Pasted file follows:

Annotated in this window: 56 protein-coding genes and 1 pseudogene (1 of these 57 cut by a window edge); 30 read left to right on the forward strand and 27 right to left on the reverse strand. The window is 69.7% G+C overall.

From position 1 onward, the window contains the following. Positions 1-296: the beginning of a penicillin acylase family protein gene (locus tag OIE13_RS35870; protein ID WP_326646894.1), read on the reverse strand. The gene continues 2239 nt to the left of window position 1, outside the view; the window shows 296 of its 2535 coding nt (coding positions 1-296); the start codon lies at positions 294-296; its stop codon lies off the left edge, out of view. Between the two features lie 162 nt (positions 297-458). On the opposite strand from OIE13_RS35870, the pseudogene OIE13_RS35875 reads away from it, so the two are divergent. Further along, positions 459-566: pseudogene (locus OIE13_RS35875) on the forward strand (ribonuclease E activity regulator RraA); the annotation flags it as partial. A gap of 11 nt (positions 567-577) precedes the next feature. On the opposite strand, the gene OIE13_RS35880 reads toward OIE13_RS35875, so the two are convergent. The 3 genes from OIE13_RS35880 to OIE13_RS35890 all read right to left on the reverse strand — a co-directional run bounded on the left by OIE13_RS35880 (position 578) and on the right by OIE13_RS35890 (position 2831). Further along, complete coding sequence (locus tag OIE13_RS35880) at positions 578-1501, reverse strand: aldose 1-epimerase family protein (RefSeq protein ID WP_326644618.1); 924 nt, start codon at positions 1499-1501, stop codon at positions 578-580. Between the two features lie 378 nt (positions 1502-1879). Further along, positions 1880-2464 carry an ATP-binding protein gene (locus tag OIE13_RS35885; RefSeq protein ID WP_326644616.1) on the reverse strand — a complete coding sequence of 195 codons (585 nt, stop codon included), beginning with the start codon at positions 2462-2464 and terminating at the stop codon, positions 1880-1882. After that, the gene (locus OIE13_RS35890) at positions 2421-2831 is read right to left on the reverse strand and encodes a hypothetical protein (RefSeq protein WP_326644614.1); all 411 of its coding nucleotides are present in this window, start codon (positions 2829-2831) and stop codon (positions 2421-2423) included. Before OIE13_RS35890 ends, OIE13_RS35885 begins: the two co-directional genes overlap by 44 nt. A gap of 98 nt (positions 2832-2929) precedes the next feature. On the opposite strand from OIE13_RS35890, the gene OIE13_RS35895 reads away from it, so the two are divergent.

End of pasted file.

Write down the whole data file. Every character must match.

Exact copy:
Annotated in this window: 56 protein-coding genes and 1 pseudogene (1 of these 57 cut by a window edge); 30 read left to right on the forward strand and 27 right to left on the reverse strand. The window is 69.7% G+C overall.

From position 1 onward, the window contains the following. Positions 1-296: the beginning of a penicillin acylase family protein gene (locus tag OIE13_RS35870; protein ID WP_326646894.1), read on the reverse strand. The gene continues 2239 nt to the left of window position 1, outside the view; the window shows 296 of its 2535 coding nt (coding positions 1-296); the start codon lies at positions 294-296; its stop codon lies off the left edge, out of view. Between the two features lie 162 nt (positions 297-458). On the opposite strand from OIE13_RS35870, the pseudogene OIE13_RS35875 reads away from it, so the two are divergent. Further along, positions 459-566: pseudogene (locus OIE13_RS35875) on the forward strand (ribonuclease E activity regulator RraA); the annotation flags it as partial. A gap of 11 nt (positions 567-577) precedes the next feature. On the opposite strand, the gene OIE13_RS35880 reads toward OIE13_RS35875, so the two are convergent. The 3 genes from OIE13_RS35880 to OIE13_RS35890 all read right to left on the reverse strand — a co-directional run bounded on the left by OIE13_RS35880 (position 578) and on the right by OIE13_RS35890 (position 2831). Further along, complete coding sequence (locus tag OIE13_RS35880) at positions 578-1501, reverse strand: aldose 1-epimerase family protein (RefSeq protein ID WP_326644618.1); 924 nt, start codon at positions 1499-1501, stop codon at positions 578-580. Between the two features lie 378 nt (positions 1502-1879). Further along, positions 1880-2464 carry an ATP-binding protein gene (locus tag OIE13_RS35885; RefSeq protein ID WP_326644616.1) on the reverse strand — a complete coding sequence of 195 codons (585 nt, stop codon included), beginning with the start codon at positions 2462-2464 and terminating at the stop codon, positions 1880-1882. After that, the gene (locus OIE13_RS35890) at positions 2421-2831 is read right to left on the reverse strand and encodes a hypothetical protein (RefSeq protein WP_326644614.1); all 411 of its coding nucleotides are present in this window, start codon (positions 2829-2831) and stop codon (positions 2421-2423) included. Before OIE13_RS35890 ends, OIE13_RS35885 begins: the two co-directional genes overlap by 44 nt. A gap of 98 nt (positions 2832-2929) precedes the next feature. On the opposite strand from OIE13_RS35890, the gene OIE13_RS35895 reads away from it, so the two are divergent.